Date of Award


Level of Access

Campus-Only Dissertation

Degree Name

Doctor of Philosophy (PhD)


Biochemistry and Molecular Biology


Mary E. Rumpho

Second Committee Member

Seanna Annis

Third Committee Member

Ahmed Moustafa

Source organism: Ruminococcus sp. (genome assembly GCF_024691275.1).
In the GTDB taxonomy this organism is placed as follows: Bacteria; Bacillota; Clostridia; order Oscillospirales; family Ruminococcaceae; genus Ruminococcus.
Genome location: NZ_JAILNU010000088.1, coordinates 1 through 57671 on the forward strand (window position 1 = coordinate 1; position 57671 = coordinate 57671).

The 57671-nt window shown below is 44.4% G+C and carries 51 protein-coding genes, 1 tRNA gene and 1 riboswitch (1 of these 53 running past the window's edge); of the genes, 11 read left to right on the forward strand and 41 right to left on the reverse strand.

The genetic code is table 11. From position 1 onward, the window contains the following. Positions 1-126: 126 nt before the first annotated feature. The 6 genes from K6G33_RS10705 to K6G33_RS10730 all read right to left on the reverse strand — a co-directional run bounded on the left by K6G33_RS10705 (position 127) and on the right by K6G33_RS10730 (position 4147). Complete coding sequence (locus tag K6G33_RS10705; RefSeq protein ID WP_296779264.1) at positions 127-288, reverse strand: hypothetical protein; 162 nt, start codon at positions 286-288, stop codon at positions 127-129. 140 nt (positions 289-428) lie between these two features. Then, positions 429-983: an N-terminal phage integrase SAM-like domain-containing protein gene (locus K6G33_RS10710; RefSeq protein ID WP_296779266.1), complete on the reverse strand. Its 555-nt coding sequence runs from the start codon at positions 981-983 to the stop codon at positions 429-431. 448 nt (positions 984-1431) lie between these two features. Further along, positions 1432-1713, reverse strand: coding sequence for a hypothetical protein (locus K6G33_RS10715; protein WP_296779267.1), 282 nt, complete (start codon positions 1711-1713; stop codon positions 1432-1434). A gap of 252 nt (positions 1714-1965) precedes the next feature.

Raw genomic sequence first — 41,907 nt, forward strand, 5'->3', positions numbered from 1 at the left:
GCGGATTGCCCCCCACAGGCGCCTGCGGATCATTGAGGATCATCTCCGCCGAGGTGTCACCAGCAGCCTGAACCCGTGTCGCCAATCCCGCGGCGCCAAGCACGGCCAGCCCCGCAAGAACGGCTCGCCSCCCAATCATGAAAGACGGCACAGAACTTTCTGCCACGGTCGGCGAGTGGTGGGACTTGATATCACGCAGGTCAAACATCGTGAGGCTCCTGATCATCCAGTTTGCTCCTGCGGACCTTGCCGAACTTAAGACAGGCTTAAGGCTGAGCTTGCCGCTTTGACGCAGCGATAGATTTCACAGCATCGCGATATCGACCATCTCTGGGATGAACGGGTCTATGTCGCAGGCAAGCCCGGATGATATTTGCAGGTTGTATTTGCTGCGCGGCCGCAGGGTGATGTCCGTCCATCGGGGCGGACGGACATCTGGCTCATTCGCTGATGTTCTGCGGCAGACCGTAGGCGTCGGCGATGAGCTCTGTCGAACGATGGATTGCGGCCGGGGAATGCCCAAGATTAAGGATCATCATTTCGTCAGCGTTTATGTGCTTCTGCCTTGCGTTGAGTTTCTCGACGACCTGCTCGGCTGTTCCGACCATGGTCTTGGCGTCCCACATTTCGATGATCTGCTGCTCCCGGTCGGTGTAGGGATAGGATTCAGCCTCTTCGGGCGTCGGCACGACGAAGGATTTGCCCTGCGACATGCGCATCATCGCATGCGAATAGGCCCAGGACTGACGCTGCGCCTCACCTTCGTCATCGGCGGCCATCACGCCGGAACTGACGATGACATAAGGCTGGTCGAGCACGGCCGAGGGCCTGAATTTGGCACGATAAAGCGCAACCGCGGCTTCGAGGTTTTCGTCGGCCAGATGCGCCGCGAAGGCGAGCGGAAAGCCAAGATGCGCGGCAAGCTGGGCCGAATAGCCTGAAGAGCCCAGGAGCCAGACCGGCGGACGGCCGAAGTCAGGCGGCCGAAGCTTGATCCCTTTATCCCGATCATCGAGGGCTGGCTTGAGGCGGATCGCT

Microbial symbiosis affects many aspects of the growth, development, and population structure of organisms on Earth, and has significant implications with regard to plant invasions. Invasive plants cause environmental damage by reducing native species biodiversity, altering habitats, and modifying ecosystem dynamics. Berberis thunbergii DC., a native of Japan, is an invasive plant in parts of North America. The invasive behavior of B. thunbergii in North America is the result of its popularity as an ornamental plant and the ecosystem changes induced upon plant introduction that are characteristic of microbial feedback enhanced growth and fitness. The objectives of this research were focused on studying the interactions between invasive plants and humans, above-ground plant-insect interactions, and plant-microbe interactions in the rhizosphere. A survey of the Maine landscape and nursery industry was used to assess local human contributions to the plant invasion. Microbes involved in growth, development, and population structure of a phytophagous seed predator, Rhagoletis meigenii L. (Diptera: Tephritidae) were investigated. Evidence suggests Proteobacteria are the key microbes that influence plant interactions with R. meigenii. The microbial diversity in the soil ! iii! beneath B. thunbergii was also assessed to characterize the microbes that are likely to have direct interactions with these plants in the native and invaded regions. A high level of variability within the soil microbial community was observed in the invasive range with significant effects of location, surrounding plant canopy cover, and soil chemistry on structuring these communities. Soil microbial communities in the rhizosphere of B. thunbergii were significantly different in structure between the native and introduced region, although members of the phyla Proteobacteria, Acidobacteria, and Actinobacteria were dominant in both the native and invaded regions. These data provide a holistic view of the microbes likely to be involved with plant-soil feedbacks, plant-insect interactions, and the role of human as invasive plant distributors. Future investigation needs to focus on educating horticulture industry professionals about invasive plants, obtaining direct evidence of host-microbe associations, identifying plant induced changes to the soil microbial community structure, and the functions of microbes involved with nitrogen cycling dynamics in the invaded soil.

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